Two Injured in West Virginia Plant Explosion

Businesses near Poca plant site evacuated during fire

 

 
 
 

PAM RAMSEY, Associated Press | | Tuesday, May 14, 2013


POCA, W.Va. (AP) — Two workers were injured Monday when highly flammable gas used in welding exploded at a West Virginia industrial site, officials said.

Fire crews were sent at about 3:20 p.m. to Airgas, a distributor of specialty gases in Poca, outside of Charleston. Putnam County emergency management director Frank Chapman said the explosion involved about 50 tanks of acetylene that were at Airgas waiting to be refilled. What caused the tanks to explode wasn't known.

Chad Jones, a firefighter with the Bancroft Volunteer Fire Department, said four cylinders continued to burn Monday evening and that crews were letting them "burn out." They were dousing other tanks with water to keep them from exploding, said Jones, whose station was one of several to respond to the scene.

The tanks were being stored in a bay behind the facility. Jones said after the first tank exploded, "it was like a chain reaction," with fireballs shooting 100 to 150 feet in the air. A nearby business was evacuated, and windows were shattered in the back of the Airgas plant, Jones said.

Doug Barker, chief financial officer at nearby Clark Truck Parts, told The Associated Press over the phone that "we felt our building shake like it's never come close to shaking before from a storm or anything. It was enough to make us run."

Barker said he and another company official bolted from their offices, and he ran to the road and saw dark smoke in the air. Soon afterward, they heard several smaller explosions and saw fire, he said. Barker also saw three or four ambulances speed by and heard a lot of sirens.

Clark Truck Parts is about half-mile from Airgas, Barker said. He said there are some homes between the two industrial sites.

Dave Castro, manager of the TransWood trucking company about a quarter-mile from Airgas, said he also felt his building shake.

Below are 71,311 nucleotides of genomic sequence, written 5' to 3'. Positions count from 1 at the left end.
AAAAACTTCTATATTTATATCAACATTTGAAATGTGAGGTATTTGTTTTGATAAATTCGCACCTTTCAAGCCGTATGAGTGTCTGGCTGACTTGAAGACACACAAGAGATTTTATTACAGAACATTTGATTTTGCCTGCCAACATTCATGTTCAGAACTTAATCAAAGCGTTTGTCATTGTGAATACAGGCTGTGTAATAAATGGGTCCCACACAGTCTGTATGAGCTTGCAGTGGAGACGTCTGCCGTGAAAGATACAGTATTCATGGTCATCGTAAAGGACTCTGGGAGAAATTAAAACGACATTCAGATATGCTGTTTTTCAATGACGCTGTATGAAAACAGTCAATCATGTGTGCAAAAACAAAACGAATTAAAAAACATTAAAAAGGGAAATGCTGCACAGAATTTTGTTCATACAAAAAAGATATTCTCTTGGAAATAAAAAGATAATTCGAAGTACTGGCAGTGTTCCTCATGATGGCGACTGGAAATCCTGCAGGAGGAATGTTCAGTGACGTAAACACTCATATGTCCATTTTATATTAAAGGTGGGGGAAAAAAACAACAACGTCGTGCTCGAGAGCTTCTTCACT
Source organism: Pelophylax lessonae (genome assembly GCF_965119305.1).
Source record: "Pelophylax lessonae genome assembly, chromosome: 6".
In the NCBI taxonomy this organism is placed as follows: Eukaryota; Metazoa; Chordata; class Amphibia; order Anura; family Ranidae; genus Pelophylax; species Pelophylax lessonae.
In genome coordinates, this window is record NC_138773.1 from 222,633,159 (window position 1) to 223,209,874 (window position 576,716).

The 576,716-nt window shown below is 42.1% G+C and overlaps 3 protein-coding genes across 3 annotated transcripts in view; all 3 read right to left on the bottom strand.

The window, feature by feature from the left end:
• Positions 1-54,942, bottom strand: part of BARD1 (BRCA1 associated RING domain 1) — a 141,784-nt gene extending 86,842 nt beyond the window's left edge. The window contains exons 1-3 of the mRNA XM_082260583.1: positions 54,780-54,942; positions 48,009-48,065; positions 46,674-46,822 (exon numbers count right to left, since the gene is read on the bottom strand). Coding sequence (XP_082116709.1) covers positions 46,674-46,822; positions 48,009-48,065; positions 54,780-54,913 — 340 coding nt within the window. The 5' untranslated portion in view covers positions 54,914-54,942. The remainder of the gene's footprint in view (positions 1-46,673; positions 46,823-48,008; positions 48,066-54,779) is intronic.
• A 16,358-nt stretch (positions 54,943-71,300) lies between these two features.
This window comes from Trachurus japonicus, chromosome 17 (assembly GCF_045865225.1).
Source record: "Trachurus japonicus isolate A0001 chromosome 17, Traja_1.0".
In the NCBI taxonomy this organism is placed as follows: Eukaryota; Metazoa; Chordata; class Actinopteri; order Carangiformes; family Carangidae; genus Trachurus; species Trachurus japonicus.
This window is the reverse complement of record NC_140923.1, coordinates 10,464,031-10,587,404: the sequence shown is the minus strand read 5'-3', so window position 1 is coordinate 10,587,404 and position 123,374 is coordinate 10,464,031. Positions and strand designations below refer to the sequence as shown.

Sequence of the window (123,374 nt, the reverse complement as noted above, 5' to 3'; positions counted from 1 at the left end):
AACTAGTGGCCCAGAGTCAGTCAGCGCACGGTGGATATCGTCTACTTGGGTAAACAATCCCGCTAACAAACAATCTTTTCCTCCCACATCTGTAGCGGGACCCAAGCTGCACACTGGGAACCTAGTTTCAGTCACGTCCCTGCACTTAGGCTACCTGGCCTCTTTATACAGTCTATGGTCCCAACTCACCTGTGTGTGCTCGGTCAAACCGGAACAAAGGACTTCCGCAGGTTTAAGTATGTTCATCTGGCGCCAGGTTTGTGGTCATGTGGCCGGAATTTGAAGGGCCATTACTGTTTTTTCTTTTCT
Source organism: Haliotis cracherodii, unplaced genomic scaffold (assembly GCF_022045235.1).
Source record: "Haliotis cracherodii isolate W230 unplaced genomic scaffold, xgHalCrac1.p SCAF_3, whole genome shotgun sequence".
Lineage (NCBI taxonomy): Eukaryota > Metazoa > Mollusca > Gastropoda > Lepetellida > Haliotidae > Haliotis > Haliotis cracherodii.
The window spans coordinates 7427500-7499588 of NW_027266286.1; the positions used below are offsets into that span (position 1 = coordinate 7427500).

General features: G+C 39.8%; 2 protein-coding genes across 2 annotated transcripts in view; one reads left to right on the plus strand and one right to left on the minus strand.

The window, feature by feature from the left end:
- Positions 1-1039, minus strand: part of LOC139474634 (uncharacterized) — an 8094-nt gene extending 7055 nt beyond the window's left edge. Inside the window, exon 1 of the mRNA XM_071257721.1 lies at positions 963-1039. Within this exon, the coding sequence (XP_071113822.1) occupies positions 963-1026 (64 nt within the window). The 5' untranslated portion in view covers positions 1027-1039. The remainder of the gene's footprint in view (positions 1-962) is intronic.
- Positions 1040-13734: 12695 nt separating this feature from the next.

"It felt like a truck ran into the building," he said.

He said he drove toward Airgas to check on his wife, who works at another company nearby, and could see the back of the plant on fire. He said the burning area was about the size of a house, and every 15 seconds or so a black ball of smoke would rise from a tank or drum "and explode like a firework."

Acetylene is used in welding canisters. Airgas calls itself the largest U.S. supplier of industrial, medical and special gases. The company also lists on its website propane, often used in backyard grills; hydrogen, helium; and nitrous oxide, or the "laughing gas" used during some dental procedures.

Company spokesman Doug Sherman said the explosions occurred in a concrete-enclosed storage area located outside of the main plant. He said the injuries were not life-threatening, and the fire had been extinguished.

Jones said the company was sending a hazmat crew from Kentucky.

"It's a hazardous job they do every day," Jones said. "Something went wrong today."

A U.S. Occupational Safety and Health Administration crew was at the scene.

Chapman said the explosion involved residue of the gas left in the tanks. He said the blast would have been much worse if the tanks were filled. He said both workers suffered second and third-degree burns.

Chapman said the cause of the explosion was being investigated and that the blasts and fire were the first problem he knows to be reported at Airgas.

The injured workers were taken to Cabell Huntington Hospital for treatment. A hospital official did not know their conditions.

Airgas Inc. is based in Radnor, Pa., and has more than 15,000 employees at 1,110 locations including retail stores, gas fill plants and distribution centers, according to Hoover's database on companies. It is the largest distributor of packaged gases in the US, with a 25 percent market share and with sales of nearly $5 billion in fiscal 2012.

Copyright 2013 The Associated Press.



Copyright 2013 The Associated Press. All rights reserved. This material may not be published, broadcast, rewritten or redistributed.


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